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Implication – Secular Bear Market
Copper’s real price reached 337 in 1974 and 330 in 1980. Each accomplished a brief
spike to the high.
Altogether, it was enough to prompt an enthusiastic expansion of copper production.
From the secular high of 337 copper’s real price declined to 95 in 2001. With some big
swings, the secular bear prevailed for 27 years.
The earlier secular high was 423 in 1916 and the exceptionally high price ran for two
years. The secular bear prevailed until 119 in 1946.
This time around, the high was orders of magnitude greater and ran for some 4 years, or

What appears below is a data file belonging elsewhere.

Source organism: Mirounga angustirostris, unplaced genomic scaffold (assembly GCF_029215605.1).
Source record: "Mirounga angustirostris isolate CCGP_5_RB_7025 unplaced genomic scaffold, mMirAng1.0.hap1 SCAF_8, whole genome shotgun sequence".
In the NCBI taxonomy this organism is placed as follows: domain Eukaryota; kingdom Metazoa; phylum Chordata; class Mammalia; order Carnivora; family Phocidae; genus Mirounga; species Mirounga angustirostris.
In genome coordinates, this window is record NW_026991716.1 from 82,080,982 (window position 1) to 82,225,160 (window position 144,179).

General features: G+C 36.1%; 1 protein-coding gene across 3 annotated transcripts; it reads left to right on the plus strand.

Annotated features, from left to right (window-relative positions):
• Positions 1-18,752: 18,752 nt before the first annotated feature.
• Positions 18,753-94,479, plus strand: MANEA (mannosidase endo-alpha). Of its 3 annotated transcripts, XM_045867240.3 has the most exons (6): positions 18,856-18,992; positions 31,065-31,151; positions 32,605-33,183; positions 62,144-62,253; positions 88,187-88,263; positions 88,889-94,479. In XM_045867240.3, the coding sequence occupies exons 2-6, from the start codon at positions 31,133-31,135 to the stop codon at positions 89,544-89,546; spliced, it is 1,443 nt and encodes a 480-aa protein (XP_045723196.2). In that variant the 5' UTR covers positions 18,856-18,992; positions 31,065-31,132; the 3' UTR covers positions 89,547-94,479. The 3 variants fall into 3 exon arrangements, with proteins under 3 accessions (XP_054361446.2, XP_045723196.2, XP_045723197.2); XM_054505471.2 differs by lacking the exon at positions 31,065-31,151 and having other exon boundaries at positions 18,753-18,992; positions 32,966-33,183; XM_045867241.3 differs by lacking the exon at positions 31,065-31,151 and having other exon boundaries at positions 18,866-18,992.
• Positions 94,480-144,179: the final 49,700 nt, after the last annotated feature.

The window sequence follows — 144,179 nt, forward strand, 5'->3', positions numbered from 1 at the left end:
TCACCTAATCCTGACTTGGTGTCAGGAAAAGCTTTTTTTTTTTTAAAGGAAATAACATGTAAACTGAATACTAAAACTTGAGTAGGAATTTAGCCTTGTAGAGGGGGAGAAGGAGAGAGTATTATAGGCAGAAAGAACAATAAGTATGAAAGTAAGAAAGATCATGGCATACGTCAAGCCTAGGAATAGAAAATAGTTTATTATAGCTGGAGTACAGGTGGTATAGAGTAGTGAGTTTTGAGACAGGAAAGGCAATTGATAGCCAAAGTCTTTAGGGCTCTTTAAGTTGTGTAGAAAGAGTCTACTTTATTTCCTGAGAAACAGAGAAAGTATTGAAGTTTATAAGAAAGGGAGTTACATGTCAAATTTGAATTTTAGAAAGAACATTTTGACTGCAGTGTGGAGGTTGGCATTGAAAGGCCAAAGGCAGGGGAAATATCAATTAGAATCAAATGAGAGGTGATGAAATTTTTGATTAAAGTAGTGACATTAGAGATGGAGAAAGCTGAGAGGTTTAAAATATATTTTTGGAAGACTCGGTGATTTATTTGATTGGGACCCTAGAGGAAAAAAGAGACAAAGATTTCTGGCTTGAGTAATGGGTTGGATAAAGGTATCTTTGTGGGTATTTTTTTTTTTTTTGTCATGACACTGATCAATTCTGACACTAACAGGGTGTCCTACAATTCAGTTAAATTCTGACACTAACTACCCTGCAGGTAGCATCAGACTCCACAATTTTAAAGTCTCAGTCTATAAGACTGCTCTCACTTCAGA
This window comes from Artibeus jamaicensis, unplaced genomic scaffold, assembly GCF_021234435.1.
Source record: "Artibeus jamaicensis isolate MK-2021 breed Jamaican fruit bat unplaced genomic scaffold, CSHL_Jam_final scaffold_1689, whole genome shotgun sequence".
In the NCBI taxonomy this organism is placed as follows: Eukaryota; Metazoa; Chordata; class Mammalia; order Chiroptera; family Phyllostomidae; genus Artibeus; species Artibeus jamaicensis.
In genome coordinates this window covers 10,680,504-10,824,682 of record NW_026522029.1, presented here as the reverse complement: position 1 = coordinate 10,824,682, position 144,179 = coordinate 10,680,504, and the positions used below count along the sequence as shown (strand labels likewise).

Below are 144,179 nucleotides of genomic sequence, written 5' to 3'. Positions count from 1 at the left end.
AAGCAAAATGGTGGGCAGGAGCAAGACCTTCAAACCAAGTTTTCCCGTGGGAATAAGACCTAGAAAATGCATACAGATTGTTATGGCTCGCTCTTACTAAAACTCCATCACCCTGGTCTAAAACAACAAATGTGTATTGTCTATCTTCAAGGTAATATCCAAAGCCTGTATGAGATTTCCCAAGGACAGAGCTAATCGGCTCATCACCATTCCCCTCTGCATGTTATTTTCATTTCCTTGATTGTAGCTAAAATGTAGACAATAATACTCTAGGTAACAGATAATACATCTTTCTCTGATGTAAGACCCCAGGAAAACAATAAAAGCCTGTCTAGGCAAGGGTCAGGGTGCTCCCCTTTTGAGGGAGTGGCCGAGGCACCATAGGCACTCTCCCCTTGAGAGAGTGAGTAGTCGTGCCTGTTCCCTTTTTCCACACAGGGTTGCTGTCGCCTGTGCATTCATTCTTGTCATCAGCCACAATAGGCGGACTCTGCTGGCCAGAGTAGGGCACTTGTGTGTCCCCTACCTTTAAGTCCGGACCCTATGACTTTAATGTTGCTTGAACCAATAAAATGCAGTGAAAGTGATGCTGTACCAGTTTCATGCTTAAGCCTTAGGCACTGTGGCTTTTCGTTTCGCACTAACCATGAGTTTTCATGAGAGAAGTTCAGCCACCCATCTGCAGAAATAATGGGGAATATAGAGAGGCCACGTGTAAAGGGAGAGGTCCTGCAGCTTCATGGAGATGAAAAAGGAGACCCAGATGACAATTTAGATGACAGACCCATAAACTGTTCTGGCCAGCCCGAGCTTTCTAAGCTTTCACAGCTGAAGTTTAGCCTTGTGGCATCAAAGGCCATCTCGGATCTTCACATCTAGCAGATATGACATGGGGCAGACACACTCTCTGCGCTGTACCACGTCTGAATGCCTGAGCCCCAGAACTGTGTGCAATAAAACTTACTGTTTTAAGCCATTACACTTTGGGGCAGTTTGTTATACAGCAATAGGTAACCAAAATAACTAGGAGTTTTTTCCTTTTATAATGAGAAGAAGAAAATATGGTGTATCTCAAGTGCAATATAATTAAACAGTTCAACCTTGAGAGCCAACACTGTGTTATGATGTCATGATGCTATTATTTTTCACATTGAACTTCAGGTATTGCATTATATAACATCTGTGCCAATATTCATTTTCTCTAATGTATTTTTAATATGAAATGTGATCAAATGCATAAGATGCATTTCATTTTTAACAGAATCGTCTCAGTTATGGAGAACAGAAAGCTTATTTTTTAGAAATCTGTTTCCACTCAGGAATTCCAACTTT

twice as long as the best previous. This is prompting a huge and very enthusiastic
expansion of copper capacity. Perhaps equivalent to the mid-1800s when the US
population growth and migration from rural to city as well as industrial expansion, was
equivalent to China’s recent history.
The above numbers are from www.thechartstore.com and earlier numbers (annual
averages against the CPI) were assembled by this writer in the 1970s.
The pattern for copper’s real price goes opposite to gold’s real price.
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